Review of Naomi Klein
Source Joseph Green
Date 14/11/22/23:24

Naomi Klein is not a theorist, but a talented writer who reflects the views
of a certain section of the movement. Her talk of challenging capitalism
reflects the mood and language of a section of the movement that wants to do
something militant and challenge various reactionary policies, rather than
being a description of an alternative to the capitalist system itself.

I wrote the following brief review of her book for the Detroit Workers' Voice
emailing list:

Re: Naomi Klein on capitalism vs. the climate

About "This changes everything"

Naomi Klein's new book, "This changes everything: capitalism vs. the
climate", deals with the climate disaster that is already beginning. It is a
vigorously written book, and its best sections discuss issues glossed over in
tamer presentations, such as the faults of the Big Green, the looming threat
of geo-engineering, and the failures of market solutions. Among the issues
taken up in the book:

* the environmental crisis isn't just another cause, but will increasingly be
connected with the whole range of economic and political problems facing us.
It will involve not just some minor tinkering with some items in government
budgets, but major social, economic, and political changes. It will require
the end of market fundamentalism and unregulated capitalism, a turn towards
regulation and planning, a reorientation of agriculture, changes in the
social and economic position of the masses, and different relations between
the developed and developing countries;

* the environmental cause must be connected to the struggle for welfare of
the masses, such as the provision of jobs;

* it denounces market solutions such as carbon trading, carbon offsets, and
carbon markets, and points to their insufficiency or even harmfulness. But,
unfortunately, Klein prettifies the carbon tax, and does not recognize it as
a market measure, no better than the rest of them;

* it castigates "Big Green" (the major bourgeois environmental groups) for
its connections to corporations including oil companies like BP, Chevron, and
Shell Oil. Big Green includes, among others, the Sierra Club, the Nature
Conservancy, the Natural Resources Defense Council, the National Wildlife
Federation, and the World Resources Institute. One of the book's chapters is
entitled "The Disastrous Merger of Big Business and Big Green". This is a
merger that has even been institutionalized in coalitions such as the United
States Climate Action Partnership. Klein writes that "The big,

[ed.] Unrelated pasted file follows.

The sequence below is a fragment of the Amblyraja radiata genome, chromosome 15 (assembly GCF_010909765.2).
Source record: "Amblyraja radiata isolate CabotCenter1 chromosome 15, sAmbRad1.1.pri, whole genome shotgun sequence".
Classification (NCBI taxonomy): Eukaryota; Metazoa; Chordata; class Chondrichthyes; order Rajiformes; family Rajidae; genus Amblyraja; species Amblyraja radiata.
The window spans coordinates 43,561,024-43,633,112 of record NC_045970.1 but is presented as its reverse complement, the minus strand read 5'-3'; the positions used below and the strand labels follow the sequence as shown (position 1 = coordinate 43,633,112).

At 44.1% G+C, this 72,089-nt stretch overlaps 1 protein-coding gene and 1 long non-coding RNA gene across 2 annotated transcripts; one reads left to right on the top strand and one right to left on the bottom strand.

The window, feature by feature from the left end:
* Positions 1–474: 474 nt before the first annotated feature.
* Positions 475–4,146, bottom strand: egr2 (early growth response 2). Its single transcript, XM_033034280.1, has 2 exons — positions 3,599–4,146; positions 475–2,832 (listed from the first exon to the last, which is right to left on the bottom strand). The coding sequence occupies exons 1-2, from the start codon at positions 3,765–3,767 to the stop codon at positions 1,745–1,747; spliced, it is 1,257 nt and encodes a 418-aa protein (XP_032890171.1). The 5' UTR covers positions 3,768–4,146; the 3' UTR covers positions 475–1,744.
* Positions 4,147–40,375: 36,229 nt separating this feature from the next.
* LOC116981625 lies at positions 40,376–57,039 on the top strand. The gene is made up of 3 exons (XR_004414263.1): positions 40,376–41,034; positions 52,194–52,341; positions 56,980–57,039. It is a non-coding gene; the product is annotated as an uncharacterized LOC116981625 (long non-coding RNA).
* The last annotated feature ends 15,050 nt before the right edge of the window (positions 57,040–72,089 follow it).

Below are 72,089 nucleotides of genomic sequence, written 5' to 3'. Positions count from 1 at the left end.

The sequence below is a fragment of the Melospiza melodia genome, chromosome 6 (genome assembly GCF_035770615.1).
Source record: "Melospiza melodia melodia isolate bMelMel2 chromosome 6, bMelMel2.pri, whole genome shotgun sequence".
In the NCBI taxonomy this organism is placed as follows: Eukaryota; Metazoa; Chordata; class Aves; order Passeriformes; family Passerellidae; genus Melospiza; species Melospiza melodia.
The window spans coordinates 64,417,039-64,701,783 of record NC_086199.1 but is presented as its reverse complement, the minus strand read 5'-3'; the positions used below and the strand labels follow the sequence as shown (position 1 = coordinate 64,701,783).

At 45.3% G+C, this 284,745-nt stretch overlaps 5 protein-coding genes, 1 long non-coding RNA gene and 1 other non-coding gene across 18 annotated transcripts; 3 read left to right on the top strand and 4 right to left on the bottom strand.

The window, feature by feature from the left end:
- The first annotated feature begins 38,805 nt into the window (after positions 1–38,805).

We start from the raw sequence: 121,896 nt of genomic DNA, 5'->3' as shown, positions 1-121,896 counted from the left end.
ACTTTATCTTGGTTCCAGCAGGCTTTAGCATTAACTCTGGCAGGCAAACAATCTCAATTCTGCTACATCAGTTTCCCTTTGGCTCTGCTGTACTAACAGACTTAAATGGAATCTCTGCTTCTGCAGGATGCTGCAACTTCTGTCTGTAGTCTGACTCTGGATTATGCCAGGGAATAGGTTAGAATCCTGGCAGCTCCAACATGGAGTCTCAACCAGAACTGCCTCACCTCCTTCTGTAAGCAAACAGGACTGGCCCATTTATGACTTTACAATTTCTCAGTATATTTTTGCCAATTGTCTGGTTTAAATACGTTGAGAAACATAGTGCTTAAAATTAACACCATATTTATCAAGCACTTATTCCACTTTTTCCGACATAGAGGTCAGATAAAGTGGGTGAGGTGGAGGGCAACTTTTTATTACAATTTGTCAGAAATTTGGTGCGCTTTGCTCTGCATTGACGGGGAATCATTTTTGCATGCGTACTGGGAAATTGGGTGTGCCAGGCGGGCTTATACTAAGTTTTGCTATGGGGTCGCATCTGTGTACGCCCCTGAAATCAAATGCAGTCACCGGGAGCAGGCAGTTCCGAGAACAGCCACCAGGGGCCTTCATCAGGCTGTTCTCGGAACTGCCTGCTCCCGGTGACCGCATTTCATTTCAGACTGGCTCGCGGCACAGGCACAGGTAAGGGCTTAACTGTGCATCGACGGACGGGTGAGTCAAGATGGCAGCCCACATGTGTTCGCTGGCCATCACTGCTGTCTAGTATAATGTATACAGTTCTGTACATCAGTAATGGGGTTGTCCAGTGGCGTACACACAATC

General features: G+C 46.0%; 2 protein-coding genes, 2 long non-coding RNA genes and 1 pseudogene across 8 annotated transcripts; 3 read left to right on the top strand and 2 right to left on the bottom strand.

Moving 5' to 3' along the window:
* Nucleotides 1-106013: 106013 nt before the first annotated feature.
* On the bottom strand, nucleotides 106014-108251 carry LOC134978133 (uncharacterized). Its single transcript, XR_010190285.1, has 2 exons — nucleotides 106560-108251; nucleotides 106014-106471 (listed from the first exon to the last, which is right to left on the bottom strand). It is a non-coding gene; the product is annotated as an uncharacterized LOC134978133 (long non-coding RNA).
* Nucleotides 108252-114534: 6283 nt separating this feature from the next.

corporate-affiliated green groups don't deny the reality of climate change,
of course--many work hard to raise the alarm. And yet several of these groups
have consistently, and aggressively, pushed responses to climate change that
are the least burdensome, and often directly beneficial, to the largest
greenhouse gas emitters on the planet--even when the policies come at the
direct expense of communities fighting to keep fossil fuels in the ground.
... The 'market-based' climate solutions favored by so many large foundations
and adopted by many greens have provided an invaluable service to the fossil
fuel sector as a whole." (pp. 198, 199)

* it exposes the nature of the frightening geo-engineering solutions that are
being proposed: space mirrors; spaying seawater into the sky; alternatively,
spraying sulfate aerosols into the sky; fertilizing the ocean with iron;
covering deserts with vast white sheets; etc.

* it surveys the struggle and views of the more militant section of the
environmentalists. One chapter, for example, is "Blockadia: The New Climate
Warriors". Indeed Klein's book represents something of the consensus view of
many climate warriors, thus reflecting both the strengths and weaknesses of
their views.

Some of the book's weaknesses are that it evades such major questions as the
attitude the movement should take to the Democratic Party or to the trade
union bureaucrats; it doesn't really put forward a new plan for how to build
an effective movement separate from Big Green; while talking of challenging
capitalism, it dwells far too much on capitalism's bad philosophical ideas
rather than on what the alternative is; and it sometimes overlooks the
capitalist class, such as when it attributes Obama's betrayal of his
environmental promises to his ideological ideas, rather than to his being the
political leader of the bourgeoisie. Klein also seems to think that better
moral appeals will build the movement. And if she denounces the bourgeois
revulsion at overall planning, she nevertheless capitulates to the
fashionable reformist idea that decentralization is a panacea.

This book raises important issues that deserve a more detailed look, and I
hope to follow up with additional comments devoted to some of them.

Joseph Green, editor, "Communist Voice"

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